Topic: fertiliser

Can you host a research trial in a nutrient deficient paddock?

Do you want to help with crop nutrition research? One of the GRDC’s latest research projects (UQ00082) needs nutrient deficient trial sites. The trial sites will help develop guidelines for nitrogen (N), phosphorus (P), potassium (K) and sulfur (S) for broad-leaved crops in eastern Australia.  
For cereals, we know the […]

Where exactly are nutrients in the soil? Does stratification matter?

Soils naturally form layers, and when nutrients concentrate in an area it’s called stratification. Soil type and agronomic practices affect stratification. Stratified nutrients can be a problem when nutrients are concentrated somewhere crops can’t access when they need them.
Mobile nutrients such as Nitrogen and Sulphur can form bulges below the […]

Nutrient Performance Indicators for your paddocks

text as graphic about why nutrient performance indicators are used.

Nutrient performance indicators (NPIs) are calculations you can do to assess how effective and efficient fertiliser applications have been. Underusing fertiliser limits crop yield and can draw down soil reserves. Unless building soil reserves, overuse is a waste of money, as excess nutrients can be lost and may cause environmental […]

How to manage nitrogen in no-till residues

Crop residues influence the supply and uptake of nitrogen (N). In the long term, residues will improve soil fertility. Stubbles can immobilise soil N as they break down. Moisture makes a big difference to the rate of stubble decomposition and mineralisation of nitrogen in the soil.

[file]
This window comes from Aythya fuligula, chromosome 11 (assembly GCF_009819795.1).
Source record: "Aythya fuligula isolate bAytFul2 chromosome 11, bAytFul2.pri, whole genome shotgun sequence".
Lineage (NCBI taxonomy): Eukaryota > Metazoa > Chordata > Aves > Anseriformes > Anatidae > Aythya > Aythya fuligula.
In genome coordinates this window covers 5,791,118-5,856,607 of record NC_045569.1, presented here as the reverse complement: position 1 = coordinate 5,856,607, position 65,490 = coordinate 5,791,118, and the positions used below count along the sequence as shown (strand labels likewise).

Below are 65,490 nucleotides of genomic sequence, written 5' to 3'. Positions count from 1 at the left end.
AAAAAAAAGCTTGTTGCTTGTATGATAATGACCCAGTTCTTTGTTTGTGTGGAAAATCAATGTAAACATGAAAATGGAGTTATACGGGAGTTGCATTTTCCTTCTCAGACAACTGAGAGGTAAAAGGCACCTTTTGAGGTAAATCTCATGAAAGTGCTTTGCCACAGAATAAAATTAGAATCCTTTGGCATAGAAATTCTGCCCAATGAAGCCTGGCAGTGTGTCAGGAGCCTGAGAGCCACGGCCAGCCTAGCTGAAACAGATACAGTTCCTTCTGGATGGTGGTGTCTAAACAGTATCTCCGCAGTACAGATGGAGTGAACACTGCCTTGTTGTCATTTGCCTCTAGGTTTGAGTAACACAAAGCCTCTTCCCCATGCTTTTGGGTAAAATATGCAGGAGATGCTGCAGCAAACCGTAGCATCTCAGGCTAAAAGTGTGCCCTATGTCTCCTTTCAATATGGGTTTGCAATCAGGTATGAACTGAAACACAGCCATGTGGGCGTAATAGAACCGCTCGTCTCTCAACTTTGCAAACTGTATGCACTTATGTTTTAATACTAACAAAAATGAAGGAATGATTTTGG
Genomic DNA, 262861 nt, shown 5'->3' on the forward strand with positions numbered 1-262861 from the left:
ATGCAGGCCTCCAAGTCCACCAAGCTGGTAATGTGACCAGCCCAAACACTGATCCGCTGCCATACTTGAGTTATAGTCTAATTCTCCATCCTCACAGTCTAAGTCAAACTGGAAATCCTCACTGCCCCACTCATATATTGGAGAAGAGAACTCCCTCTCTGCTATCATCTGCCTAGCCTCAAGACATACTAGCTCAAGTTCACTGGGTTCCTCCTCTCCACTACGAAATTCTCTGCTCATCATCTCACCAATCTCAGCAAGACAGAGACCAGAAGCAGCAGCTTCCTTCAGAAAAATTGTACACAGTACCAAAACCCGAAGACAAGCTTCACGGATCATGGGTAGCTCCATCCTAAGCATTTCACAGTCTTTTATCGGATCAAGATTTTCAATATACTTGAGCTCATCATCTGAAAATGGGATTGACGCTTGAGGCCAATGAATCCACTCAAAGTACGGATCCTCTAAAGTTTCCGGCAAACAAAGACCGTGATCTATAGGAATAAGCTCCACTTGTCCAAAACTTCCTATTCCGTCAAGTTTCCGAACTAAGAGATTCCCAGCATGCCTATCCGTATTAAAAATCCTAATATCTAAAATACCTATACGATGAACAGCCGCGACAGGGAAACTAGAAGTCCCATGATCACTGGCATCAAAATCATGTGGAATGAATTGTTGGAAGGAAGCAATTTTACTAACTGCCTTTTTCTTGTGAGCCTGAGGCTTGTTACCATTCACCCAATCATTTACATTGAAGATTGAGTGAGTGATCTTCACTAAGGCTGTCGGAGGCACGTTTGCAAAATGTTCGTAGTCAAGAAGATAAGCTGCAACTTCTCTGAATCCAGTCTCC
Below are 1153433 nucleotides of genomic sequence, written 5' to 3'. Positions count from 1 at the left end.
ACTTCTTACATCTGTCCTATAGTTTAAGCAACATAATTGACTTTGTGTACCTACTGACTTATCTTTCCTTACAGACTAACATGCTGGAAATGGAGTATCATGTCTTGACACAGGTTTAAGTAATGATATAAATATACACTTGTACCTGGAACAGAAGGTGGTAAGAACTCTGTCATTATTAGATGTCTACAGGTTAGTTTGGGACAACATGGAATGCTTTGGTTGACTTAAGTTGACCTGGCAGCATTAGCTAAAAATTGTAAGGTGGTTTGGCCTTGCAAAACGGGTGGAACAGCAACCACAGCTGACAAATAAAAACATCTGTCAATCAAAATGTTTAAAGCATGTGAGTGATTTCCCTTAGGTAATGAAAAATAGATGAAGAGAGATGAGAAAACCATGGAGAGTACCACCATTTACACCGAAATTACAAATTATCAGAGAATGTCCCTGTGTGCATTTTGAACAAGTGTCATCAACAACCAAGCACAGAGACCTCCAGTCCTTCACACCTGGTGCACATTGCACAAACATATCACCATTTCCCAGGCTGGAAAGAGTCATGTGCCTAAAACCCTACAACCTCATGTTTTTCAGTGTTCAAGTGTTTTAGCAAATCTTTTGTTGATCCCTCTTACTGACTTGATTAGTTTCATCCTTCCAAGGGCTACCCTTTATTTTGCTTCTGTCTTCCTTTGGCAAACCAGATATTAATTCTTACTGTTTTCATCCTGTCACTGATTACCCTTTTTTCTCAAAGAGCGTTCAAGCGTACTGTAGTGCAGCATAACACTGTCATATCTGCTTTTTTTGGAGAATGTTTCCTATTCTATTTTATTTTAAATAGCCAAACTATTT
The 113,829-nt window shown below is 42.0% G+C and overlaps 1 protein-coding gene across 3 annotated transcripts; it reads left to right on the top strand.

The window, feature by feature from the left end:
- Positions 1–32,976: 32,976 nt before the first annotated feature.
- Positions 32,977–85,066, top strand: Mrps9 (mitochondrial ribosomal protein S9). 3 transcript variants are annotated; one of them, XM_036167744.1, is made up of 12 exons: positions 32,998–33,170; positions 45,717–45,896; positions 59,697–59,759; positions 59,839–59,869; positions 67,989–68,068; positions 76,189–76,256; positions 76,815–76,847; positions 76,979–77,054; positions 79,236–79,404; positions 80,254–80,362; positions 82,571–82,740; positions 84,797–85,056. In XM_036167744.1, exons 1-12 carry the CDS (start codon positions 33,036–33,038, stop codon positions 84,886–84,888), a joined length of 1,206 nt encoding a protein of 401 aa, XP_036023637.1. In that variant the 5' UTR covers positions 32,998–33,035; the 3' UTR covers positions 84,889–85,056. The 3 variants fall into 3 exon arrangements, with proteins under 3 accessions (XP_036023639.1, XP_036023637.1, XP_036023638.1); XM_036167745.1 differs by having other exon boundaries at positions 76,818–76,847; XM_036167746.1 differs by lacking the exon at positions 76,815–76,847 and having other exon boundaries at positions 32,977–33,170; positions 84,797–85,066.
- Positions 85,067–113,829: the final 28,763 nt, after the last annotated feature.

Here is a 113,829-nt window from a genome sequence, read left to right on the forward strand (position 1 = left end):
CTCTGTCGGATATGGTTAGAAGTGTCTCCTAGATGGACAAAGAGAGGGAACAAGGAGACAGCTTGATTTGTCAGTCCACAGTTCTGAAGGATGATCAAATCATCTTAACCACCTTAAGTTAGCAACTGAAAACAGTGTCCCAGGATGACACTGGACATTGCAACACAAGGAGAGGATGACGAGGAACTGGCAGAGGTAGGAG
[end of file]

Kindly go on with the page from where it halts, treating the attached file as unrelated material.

Nathan Craig was involved […]

New deep P tool calculates the benefits and payback for you

Subsoil phosphorus (P) deficiency costs growers in Queensland and Northern NSW around $80–100 million each year in reduced yield. Deep P fertiliser applications into the subsoil can improve yield but are a long-term decision. They are moderately expensive and returns are not immediate. The Deep-P calculator helps Northern region growers […]

Kick-start crops with compost

Compost can improve overall soil health and benefit crops. The organic matter may improve soil structure, infiltration and porosity.  The soil’s water and nutrient holding capacity may get a boost. Compost feeds the microbes in soil, which in turn increases soil fertility.
Compost and nutrients
Individual composts are different. The source […]

Quality fertiliser decisions backed by science

Australian crop advisors can use the best available science to give fertiliser advice. The Better Fertiliser Decisions for Cropping (BFDC) database:

is the best available data resource
is continually upgraded with the latest field trial results
holds data from over 5,600 research trials looking at fertiliser response
underpins the recommendations of Fertcare […]